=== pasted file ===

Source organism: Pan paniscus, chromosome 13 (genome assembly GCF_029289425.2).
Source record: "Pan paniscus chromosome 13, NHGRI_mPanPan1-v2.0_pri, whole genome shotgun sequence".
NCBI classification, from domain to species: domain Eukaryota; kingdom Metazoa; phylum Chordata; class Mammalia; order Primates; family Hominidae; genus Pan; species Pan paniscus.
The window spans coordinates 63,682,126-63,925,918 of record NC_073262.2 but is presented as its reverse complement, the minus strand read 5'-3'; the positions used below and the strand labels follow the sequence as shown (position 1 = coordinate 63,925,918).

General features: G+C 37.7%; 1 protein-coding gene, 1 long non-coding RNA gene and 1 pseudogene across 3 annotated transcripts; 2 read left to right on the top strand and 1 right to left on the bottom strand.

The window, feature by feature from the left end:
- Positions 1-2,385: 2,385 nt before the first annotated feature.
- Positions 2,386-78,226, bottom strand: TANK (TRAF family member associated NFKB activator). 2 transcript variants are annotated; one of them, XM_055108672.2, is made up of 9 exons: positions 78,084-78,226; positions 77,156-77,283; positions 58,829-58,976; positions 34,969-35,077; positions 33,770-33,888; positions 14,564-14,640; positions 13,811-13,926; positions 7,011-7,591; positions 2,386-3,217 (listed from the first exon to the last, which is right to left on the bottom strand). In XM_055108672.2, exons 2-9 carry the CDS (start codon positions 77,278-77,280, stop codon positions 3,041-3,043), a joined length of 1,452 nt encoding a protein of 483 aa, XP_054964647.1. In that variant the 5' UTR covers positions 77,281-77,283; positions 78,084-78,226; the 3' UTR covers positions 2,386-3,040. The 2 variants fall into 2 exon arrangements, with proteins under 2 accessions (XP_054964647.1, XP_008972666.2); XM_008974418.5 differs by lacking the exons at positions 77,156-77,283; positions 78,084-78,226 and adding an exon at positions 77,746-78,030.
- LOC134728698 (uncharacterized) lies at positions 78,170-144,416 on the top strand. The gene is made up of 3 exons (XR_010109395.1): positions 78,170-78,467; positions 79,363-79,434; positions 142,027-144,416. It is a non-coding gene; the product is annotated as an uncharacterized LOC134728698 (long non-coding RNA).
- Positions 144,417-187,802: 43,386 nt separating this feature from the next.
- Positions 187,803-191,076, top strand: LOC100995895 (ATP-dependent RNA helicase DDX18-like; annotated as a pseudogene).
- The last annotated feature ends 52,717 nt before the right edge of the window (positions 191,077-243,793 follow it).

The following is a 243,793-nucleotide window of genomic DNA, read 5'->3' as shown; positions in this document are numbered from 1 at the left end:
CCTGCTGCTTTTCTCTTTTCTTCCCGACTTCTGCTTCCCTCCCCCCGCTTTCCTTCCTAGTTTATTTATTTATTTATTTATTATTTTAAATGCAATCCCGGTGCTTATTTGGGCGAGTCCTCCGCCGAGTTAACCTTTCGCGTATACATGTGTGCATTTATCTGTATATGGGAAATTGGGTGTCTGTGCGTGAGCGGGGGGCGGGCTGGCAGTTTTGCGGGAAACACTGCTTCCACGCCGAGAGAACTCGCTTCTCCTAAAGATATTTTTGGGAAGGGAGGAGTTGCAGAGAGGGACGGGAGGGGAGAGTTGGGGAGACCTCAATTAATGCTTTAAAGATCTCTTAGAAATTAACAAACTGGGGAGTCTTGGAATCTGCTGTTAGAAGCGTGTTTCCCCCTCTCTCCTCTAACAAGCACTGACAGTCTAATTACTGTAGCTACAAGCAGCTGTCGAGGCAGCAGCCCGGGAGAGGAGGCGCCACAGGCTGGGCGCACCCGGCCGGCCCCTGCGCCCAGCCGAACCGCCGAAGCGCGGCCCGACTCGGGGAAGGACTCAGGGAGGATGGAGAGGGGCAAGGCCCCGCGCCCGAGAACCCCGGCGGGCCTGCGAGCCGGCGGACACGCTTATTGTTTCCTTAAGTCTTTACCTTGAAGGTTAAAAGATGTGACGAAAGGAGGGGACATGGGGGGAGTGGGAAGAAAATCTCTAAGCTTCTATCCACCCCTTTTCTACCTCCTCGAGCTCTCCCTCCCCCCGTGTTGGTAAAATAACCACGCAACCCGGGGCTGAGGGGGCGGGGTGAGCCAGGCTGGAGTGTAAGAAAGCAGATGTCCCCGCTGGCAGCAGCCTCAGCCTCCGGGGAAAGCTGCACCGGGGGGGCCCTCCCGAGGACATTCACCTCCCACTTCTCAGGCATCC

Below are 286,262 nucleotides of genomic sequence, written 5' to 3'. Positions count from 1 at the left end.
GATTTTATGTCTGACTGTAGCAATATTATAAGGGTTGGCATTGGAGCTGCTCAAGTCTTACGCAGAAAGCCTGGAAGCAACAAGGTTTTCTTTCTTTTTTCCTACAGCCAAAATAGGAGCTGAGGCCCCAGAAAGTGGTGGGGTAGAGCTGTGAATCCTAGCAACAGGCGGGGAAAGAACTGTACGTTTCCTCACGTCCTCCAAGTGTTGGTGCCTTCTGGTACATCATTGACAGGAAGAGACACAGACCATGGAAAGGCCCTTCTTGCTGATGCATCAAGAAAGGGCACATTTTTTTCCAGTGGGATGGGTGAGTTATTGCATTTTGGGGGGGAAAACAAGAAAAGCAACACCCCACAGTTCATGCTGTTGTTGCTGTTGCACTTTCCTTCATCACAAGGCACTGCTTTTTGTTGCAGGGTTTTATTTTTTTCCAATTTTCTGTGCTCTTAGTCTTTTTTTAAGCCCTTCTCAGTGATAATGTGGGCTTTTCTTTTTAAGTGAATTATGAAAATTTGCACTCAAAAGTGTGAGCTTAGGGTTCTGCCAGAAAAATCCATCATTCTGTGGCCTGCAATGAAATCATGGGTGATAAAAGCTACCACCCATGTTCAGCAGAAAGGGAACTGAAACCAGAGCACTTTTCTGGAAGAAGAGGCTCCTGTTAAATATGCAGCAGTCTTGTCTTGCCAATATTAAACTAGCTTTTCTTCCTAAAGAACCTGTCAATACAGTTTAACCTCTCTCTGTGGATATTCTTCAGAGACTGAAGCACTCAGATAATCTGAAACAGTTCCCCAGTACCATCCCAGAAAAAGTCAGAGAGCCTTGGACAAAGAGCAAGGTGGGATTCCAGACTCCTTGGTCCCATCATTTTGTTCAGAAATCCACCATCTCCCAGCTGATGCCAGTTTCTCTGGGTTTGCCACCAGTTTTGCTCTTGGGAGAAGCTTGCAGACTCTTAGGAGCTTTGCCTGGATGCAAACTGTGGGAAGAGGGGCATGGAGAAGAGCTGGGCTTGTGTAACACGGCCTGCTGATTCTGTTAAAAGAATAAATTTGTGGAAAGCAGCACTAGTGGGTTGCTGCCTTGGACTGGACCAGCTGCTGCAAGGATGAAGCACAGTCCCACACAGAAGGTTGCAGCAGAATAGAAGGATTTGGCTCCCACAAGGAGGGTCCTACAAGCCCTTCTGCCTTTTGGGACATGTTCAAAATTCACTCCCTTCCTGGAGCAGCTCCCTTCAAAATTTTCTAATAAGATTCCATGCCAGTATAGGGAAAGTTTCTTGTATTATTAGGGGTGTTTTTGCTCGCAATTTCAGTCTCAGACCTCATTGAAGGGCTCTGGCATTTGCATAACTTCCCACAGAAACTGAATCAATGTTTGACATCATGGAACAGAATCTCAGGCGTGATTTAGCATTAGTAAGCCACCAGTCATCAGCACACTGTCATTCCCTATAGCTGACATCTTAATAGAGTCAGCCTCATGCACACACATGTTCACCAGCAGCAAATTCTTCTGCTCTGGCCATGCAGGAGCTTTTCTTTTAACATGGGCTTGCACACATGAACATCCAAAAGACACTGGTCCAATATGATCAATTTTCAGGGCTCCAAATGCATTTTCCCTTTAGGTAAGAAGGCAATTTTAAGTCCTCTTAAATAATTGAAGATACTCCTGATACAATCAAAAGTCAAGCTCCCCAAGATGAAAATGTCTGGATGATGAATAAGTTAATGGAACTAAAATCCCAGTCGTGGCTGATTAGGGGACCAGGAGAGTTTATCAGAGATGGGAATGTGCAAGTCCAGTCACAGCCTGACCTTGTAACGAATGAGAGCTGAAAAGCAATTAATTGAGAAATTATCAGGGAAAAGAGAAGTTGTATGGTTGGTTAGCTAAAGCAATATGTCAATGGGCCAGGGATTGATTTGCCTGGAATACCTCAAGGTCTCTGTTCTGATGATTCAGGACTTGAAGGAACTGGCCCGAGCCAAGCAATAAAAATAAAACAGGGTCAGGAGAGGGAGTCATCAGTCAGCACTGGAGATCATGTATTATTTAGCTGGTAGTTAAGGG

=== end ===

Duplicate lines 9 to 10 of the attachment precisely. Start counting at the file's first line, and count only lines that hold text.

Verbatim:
- LOC134728698 (uncharacterized) lies at positions 78,170-144,416 on the top strand. The gene is made up of 3 exons (XR_010109395.1): positions 78,170-78,467; positions 79,363-79,434; positions 142,027-144,416. It is a non-coding gene; the product is annotated as an uncharacterized LOC134728698 (long non-coding RNA).
- Positions 144,417-187,802: 43,386 nt separating this feature from the next.